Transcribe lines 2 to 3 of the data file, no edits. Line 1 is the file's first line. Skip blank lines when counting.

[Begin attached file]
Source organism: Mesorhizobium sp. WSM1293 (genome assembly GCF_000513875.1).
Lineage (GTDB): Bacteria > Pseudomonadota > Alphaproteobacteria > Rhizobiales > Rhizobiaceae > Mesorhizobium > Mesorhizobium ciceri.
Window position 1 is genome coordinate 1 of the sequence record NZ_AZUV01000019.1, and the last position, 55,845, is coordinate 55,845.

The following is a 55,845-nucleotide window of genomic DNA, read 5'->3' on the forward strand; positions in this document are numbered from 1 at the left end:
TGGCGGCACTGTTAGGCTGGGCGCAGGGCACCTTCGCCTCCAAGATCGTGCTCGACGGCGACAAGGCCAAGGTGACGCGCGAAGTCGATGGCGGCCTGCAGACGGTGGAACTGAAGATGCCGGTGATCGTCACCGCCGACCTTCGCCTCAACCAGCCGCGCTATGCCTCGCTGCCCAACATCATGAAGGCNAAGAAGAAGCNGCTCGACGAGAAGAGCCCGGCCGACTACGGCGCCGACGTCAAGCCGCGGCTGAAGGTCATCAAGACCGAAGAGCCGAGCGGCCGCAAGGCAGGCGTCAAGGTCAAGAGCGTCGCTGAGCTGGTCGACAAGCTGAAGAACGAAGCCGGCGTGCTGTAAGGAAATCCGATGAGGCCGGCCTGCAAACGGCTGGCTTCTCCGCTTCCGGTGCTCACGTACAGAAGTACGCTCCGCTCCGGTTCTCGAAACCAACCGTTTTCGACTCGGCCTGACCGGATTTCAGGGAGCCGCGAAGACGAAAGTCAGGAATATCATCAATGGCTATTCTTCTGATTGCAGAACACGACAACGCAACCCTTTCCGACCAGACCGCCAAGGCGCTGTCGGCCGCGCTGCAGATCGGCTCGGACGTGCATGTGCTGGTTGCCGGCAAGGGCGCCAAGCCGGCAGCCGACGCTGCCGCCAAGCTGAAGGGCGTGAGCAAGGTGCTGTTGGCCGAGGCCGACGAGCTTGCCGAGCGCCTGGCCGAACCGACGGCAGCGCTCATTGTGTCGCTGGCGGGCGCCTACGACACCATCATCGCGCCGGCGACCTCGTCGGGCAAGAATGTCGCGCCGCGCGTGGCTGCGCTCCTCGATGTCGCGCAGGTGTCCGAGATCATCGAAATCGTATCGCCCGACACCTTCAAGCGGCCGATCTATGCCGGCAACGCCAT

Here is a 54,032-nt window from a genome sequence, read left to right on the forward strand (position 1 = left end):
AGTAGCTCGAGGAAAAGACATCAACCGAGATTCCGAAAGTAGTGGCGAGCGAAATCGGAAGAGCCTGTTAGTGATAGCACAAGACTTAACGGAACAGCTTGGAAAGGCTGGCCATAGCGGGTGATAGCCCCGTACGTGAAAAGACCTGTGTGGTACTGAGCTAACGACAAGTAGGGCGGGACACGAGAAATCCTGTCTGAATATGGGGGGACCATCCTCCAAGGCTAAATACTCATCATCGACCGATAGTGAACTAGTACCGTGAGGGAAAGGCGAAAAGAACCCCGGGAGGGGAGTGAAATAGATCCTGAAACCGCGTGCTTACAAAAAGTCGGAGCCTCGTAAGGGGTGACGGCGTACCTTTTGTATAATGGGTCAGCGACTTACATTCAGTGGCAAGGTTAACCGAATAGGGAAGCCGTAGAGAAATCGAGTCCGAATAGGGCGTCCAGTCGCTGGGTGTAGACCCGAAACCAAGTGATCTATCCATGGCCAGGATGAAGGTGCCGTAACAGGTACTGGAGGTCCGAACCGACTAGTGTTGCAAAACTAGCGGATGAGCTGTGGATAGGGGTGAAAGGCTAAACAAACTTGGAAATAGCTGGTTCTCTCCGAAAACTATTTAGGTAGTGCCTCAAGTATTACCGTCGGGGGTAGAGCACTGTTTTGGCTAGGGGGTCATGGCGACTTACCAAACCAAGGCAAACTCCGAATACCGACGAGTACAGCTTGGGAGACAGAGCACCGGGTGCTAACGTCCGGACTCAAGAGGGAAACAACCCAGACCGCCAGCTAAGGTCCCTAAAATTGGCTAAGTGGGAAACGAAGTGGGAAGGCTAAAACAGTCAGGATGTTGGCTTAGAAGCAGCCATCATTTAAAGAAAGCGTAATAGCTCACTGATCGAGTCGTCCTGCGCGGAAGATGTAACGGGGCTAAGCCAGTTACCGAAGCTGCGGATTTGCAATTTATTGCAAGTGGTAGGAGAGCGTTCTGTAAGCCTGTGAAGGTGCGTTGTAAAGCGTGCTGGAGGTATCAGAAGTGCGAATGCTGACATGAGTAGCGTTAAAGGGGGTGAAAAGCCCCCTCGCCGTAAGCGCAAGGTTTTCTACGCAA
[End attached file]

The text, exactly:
Lineage (GTDB): Bacteria > Pseudomonadota > Alphaproteobacteria > Rhizobiales > Rhizobiaceae > Mesorhizobium > Mesorhizobium ciceri.
Window position 1 is genome coordinate 1 of the sequence record NZ_AZUV01000019.1, and the last position, 55,845, is coordinate 55,845.